James Covert, A Victorian Marriage: Mandell and Louise Creighton, London: Hambledon and London, 2001. Pp. 412 + xvi. Illus. ISBN 1 85285 250 7. £19.95
Mandell Creighton was a leading late nineteenth-century academic historian, who also attained preference in the ecclesiastical field, dying in his fifties as Bishop of London (and having had his name mentioned for the Primacy). His wife Louise (née von Glehn) was a scholar in her own right, whose biography of her husband was widely praised. She was also indefatigably active in a variety of good causes, from the Mothers’ Union and Girls’ Friendly Society type of church-related organisation which might seem befitting work for a clergyman’s wife, to the Association for the Education of Women in Oxford, the National Union of Women Workers and rescue work with prostitutes.
This well-written and very readable study delineates an unusual Victorian marriage and adds to our understanding of the complexity of marital relationships and indeed of possibilities for individuals during that era. If, particularly as her husband was appointed to positions requiring greater administrative responsibility, Louise was apt to complain of the practical support work expected of her, there was never any sense that Mandell Creighton wanted a mere helpmeet. Louise’s domestic undertakings, even given the support of a devoted staff, are exhausting to read about. She educated her own children at home, although the boys went to public school when they reached the age of twelve. While bringing up a young family she nonetheless managed to write several history primers, a task she found agreeable and rewarding. She deplored the encroachments on opportunities for scholarship that episcopal wifehood brought – conscientiously giving any spare time to her good causes.
The account of Mandell Creighton illuminates the still under-researched area of Victorian masculinity. Unlike Louisa, whose maternal attitude was anxious and dutiful, he indulged in boisterous romps with his children (and indeed the children of others). This did not affect his paternal moral authority: his eldest son commented that his chief characteristic had been a ‘combination of sympathy and sternness which made us regard him both as our delightful playfellow and companion, and also as our most exacting judge’ (p. 265). He encouraged his wife as a scholar and in her pursuit of various causes. In her widowhood, when she had come round to a belief in the need for women to have the vote (thus leading to a breach with her old friend Mary [Mrs Humphry] Ward, née Arnold), she was concerned lest people might think that it had been her husband’s influence which had influenced her previous anti-suffrage stance and that ‘his death [had] left me free to declare my own opinion’. However, he had ‘always left me absolutely free to form and express my own opinions’, and he had never been ‘strongly opposed to female suffrage’ (pp. 302-3). His record in connection with support for the higher education of women, as well as his attitude towards his wife’s extra-domestic activities, indicates his sympathy for the female aspirations of the day.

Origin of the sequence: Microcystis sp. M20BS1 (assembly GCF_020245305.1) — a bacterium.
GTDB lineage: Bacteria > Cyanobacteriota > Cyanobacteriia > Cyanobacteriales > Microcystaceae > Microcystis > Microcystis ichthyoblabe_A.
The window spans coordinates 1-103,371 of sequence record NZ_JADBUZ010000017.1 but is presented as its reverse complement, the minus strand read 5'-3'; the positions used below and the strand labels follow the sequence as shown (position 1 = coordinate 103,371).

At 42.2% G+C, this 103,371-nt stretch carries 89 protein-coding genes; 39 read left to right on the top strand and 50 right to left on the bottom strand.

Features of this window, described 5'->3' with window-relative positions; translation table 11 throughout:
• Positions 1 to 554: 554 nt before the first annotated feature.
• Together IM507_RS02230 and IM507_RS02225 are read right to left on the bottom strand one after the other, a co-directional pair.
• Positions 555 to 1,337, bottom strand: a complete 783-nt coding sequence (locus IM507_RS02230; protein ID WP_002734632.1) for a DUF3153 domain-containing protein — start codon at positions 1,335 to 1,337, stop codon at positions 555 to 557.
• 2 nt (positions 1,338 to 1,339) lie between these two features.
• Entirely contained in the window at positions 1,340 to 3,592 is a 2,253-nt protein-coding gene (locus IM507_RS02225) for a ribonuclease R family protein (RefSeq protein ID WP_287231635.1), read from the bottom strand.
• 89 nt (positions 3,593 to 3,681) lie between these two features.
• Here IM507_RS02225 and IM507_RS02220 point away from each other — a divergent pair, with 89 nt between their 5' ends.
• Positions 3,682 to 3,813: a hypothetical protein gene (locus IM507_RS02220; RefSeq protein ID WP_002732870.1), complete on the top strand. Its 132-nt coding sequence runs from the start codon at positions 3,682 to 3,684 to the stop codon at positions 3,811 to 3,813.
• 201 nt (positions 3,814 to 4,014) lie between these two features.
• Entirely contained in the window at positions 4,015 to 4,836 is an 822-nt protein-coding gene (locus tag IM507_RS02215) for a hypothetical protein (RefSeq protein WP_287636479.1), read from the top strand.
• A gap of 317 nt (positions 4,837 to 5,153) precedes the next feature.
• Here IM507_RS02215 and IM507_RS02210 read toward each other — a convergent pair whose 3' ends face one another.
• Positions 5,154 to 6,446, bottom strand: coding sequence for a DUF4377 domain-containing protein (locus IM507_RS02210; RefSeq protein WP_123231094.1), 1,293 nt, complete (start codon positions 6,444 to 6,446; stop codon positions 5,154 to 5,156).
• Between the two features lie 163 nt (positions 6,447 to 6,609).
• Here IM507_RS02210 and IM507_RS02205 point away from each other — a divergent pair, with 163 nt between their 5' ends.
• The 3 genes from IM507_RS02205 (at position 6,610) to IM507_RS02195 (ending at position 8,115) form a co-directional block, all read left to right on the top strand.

Their conjugal relationship thoroughly undermines clichéd stereotypes of the Victorian marriage, in particular among the clergy. Visitors to the household (the undergraduate pupils whom Mandell Creighton took in for summer reading, and relatives) reported not only heated quarrels between the couple but also witnessing with considerable embarrassment their public (or at least insufficiently private) demonstrations of affection, which, at least in their earlier days, extended to him having her ‘on his knee in our study or library, and they would fondle and kiss each other’ (p. 152). (For many years they actually shared a study.) Even in later life Louise was distressed when the demands of episcopal duty meant that they were frequently separated for greater and lesser periods, regretting even overnight absences on diocesan visitation.
The one possible quibble is that after the dense and rich chapters covering their early life and upbringing, courtship and marriage, as these were inflected by the development of Mandell Creighton’s career, Louise Creighton’s ‘thirty-five years of active and productive life’ (p. 295) following her husband’s death are passed over relatively briefly. Besides her husband’s biography, and editions of his lectures, sermons and essays, she produced several articles and thirteen books, as well as continuing her career in social activism, which included social purity (she was appointed to the Royal Commission on Venereal Diseases, 1913-1916), missionary work, and a variety of women’s causes, including a moderate though nevertheless forcefully-held position on women’s ministry within the church. However, Covert has already published an edition of Louise’s Memoir of a Victorian Woman, and as this is a portrait of a marriage, rather than two individuals, this relative omission is understandable.
Lesley A. Hall
Wellcome Library for the History and Understanding of Medicine, London